Don't let these stamp terms confuse you
By Michael Baadke
Words can help explain what you don't understand, but words can also be the cause of your confusion.
Articles published in Linn's Stamp News often include definitions for terms that may be ambiguous or unfamiliar.Stamp collectors use a number of different words that have specific meanings within the hobby. You can look up most of these words in a general desk dictionary, but you may not find the specialized definition that is understood by seasoned stamp collectors.
The descriptions provided in this week's Refresher Course may help to clarify the meanings of some common specialized terms used within the stamp hobby.
Pane, sheet and press sheet. The confusion over the terms "pane" and "sheet" most likely began because of the way the term "sheet" is used by the general public.
It's common for someone to go into a post office and ask the clerk for a sheet of stamps. The customer knows what he wants — probably about 20 or 25 stamps.
The clerk knows too, and that's what he'll provide.
For stamp collectors, though, what the postal clerk sells the customer is not a sheet: it is a pane.
What's the difference? The 1995 Comic Strip Classics stamps shown in Figure 1 may help explain.
The Comic Strip stamps that were sold at post offices across the United States came in a unit of 20 stamps, as shown at the top of Figure 1. That unit is known as a "pane" by stamp collectors.
The reason stamp collectors make the distinction is that the Comic Strip Classics stamps, like most stamps, were printed in much larger sheets that were divided up into individual panes for sale at the post office.
Shown at the bottom of Figure 1 is a sheet of 120 Comic Strip stamps. That larger unit also may be referred to as a "press sheet" or "uncut sheet."
The size of press sheets varies depending upon the issue.
Using the words "pane" and "sheet" correctly when describing stamps helps other collectors understand exactly what is being described.
Definitive and commemorative. For years most collectors assumed that larger, more colorful stamps were commemoratives, and smaller, single-color stamps were definitives.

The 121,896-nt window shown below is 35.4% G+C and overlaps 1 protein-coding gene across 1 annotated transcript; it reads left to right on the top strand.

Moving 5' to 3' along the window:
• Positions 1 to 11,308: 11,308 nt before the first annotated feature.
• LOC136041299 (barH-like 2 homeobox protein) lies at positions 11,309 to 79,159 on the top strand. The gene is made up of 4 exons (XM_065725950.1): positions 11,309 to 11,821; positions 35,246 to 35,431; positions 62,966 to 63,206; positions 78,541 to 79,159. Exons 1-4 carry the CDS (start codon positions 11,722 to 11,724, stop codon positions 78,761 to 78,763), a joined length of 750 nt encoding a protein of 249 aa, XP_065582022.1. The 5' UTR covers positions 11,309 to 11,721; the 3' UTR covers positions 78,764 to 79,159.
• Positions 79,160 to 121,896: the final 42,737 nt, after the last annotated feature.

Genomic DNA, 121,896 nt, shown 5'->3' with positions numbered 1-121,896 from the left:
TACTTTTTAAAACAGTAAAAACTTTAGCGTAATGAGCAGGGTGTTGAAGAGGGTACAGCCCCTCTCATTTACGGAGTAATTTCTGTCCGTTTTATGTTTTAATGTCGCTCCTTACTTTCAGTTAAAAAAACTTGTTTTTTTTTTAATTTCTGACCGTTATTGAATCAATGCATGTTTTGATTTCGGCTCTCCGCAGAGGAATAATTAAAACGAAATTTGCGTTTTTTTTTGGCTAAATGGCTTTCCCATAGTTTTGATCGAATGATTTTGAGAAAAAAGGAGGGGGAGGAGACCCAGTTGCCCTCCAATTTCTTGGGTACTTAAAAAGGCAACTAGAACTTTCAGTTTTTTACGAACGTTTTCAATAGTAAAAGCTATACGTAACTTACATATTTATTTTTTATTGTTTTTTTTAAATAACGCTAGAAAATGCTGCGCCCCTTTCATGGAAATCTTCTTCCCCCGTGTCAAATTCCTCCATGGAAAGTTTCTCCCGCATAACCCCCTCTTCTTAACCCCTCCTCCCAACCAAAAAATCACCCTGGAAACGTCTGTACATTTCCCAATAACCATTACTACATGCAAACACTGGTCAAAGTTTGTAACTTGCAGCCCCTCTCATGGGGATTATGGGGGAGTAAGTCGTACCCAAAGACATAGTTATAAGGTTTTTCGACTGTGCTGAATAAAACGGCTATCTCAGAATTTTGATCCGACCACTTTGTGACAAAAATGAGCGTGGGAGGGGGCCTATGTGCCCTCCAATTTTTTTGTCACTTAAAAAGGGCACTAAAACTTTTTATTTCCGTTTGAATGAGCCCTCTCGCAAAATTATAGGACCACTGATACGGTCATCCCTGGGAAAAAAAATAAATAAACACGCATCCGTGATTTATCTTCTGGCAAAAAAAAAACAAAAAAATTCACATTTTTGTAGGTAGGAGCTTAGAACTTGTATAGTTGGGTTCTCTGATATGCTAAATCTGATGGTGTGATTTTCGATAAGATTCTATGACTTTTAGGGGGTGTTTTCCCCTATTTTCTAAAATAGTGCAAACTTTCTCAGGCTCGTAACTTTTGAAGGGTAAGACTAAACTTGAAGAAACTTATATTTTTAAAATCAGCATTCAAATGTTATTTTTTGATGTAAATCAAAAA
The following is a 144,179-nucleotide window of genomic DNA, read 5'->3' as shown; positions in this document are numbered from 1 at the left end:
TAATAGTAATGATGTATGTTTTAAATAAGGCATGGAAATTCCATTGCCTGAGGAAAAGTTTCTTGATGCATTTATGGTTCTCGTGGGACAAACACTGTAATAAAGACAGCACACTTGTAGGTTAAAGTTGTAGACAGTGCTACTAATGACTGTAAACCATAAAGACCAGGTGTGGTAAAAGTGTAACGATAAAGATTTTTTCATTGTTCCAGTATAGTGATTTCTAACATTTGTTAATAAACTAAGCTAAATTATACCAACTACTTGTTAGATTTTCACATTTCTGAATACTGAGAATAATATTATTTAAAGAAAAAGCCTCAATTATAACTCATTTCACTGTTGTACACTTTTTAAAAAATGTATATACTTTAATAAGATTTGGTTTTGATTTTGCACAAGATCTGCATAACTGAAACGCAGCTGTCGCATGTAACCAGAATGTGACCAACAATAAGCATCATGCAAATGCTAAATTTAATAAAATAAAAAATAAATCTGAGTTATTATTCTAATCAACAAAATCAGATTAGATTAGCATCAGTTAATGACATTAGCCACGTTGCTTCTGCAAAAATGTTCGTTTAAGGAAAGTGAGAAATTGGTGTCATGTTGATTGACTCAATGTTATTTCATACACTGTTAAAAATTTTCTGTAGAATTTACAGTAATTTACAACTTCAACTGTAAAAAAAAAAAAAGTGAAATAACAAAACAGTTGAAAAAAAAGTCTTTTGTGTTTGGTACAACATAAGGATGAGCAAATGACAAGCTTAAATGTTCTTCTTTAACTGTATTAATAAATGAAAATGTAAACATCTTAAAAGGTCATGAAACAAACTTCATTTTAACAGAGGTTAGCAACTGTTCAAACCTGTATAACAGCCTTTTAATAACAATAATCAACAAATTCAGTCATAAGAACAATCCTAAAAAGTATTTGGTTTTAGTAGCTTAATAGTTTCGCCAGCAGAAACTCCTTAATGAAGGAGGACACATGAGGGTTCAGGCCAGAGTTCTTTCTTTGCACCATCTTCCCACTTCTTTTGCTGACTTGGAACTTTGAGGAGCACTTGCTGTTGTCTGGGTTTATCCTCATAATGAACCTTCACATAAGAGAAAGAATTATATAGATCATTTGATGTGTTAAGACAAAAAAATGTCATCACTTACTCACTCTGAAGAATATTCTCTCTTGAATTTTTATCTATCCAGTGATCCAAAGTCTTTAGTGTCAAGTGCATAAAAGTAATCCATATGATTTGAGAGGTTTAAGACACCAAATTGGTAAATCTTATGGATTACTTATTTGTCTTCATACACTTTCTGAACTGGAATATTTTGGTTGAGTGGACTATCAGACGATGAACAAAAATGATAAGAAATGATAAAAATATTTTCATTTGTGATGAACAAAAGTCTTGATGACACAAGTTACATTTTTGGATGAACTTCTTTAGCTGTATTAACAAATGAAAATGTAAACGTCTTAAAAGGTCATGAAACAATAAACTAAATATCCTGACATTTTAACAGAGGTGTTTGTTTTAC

This rule of thumb is often accurate, but cannot be relied upon every time.
Whether a stamp is "definitive" or "commemorative" is determined not by its size or appearance, but rather, by its print quantity and how long it remains on sale.
A stamp printed in great quantities and placed on sale for an indefinite period of time is a definitive stamp.
An example is the 32¢ Flag Over Porch stamp shown at top left in Figure 2.
When supplies of definitive stamps run low, postal authorities often print more of the same design.
A commemorative stamp normally has only one printing. Fewer stamps are printed, and they are generally available for a shorter period.
The 32¢ Kitty Hawk issue from the 1900s Celebrate the Century pane, shown at top right in Figure 2, is a commemorative stamp.
Many foreign countries use the same guidelines to create definitive and commemorative stamps. Examples from Norway are shown at the bottom of Figure 2: a definitive stamp showing Norway's King Harald is at left, and a commemorative stamp marking the bicentennial of the Artillery Officers Training School is shown at right.
The term "commemorative" describes the fact that the stamp design may recall a special event or individual.
Many countries now issue commemorative stamps that feature more general topics, though, such as flowers, wildlife and the like. The 32¢ World of Dinosaurs stamps issued by the United States in 1997 is an example of this kind of commemorative stamp.
Margin, margin paper. The term "margin" in stamp collecting can refer to an area on a postage stamp, or an area outside the stamp.
The Comic Strip Classics pane of 20 shown at the top of Figure 1 has margin paper all around the stamps, including a decorative bannerlike margin across the top.
People often remove this margin paper (also called "selvage") before using the stamps for mailing. Stamp collectors usually do not remove margin paper from stamps they save.
The word margin can also refer to the unprinted area on a postage stamp around a central stamp design known as the vignette (pronounced "vin-YET").
The two United States stamps at the top of Figure 2 both have unprinted margins around the multicolor design.
Collectors sometimes refer to wide margins and narrow margins when describing this area on stamps.
Margin paper attached to postage stamps is preferred by some collectors. United States plate blocks must have all adjacent margin paper attached to the stamps to qualify as a plate block.
Stamps from Israel are often collected with a "tab" attached to the bottom of the stamp. The tab is decorative margin paper from the bottom of the pane.
Israel Scott 1275, a 1996 stamp honoring composer Gustav Mahler, is shown in Figure 3. The tab can be seen as margin paper below the single horizontal row of perforations.
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